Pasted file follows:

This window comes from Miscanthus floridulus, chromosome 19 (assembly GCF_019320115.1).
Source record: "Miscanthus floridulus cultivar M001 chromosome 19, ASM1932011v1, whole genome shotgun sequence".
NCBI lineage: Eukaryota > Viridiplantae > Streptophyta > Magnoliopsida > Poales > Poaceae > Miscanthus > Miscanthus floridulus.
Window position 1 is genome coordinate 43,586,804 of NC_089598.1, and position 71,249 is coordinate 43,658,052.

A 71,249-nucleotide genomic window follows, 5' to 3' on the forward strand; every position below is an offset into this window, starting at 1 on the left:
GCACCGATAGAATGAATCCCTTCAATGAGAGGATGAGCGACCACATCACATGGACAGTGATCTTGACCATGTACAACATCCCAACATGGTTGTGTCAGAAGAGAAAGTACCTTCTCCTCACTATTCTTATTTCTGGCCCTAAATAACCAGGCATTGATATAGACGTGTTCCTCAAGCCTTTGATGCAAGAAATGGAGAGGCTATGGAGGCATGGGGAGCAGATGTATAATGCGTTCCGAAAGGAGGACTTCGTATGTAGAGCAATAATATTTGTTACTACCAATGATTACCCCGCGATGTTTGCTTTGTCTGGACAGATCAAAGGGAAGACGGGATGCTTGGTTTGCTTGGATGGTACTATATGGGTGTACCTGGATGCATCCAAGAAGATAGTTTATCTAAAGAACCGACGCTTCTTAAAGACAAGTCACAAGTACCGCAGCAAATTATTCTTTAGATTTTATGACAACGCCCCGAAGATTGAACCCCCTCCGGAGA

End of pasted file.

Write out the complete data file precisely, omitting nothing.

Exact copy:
This window comes from Miscanthus floridulus, chromosome 19 (assembly GCF_019320115.1).
Source record: "Miscanthus floridulus cultivar M001 chromosome 19, ASM1932011v1, whole genome shotgun sequence".
NCBI lineage: Eukaryota > Viridiplantae > Streptophyta > Magnoliopsida > Poales > Poaceae > Miscanthus > Miscanthus floridulus.
Window position 1 is genome coordinate 43,586,804 of NC_089598.1, and position 71,249 is coordinate 43,658,052.

A 71,249-nucleotide genomic window follows, 5' to 3' on the forward strand; every position below is an offset into this window, starting at 1 on the left:
GCACCGATAGAATGAATCCCTTCAATGAGAGGATGAGCGACCACATCACATGGACAGTGATCTTGACCATGTACAACATCCCAACATGGTTGTGTCAGAAGAGAAAGTACCTTCTCCTCACTATTCTTATTTCTGGCCCTAAATAACCAGGCATTGATATAGACGTGTTCCTCAAGCCTTTGATGCAAGAAATGGAGAGGCTATGGAGGCATGGGGAGCAGATGTATAATGCGTTCCGAAAGGAGGACTTCGTATGTAGAGCAATAATATTTGTTACTACCAATGATTACCCCGCGATGTTTGCTTTGTCTGGACAGATCAAAGGGAAGACGGGATGCTTGGTTTGCTTGGATGGTACTATATGGGTGTACCTGGATGCATCCAAGAAGATAGTTTATCTAAAGAACCGACGCTTCTTAAAGACAAGTCACAAGTACCGCAGCAAATTATTCTTTAGATTTTATGACAACGCCCCGAAGATTGAACCCCCTCCGGAGA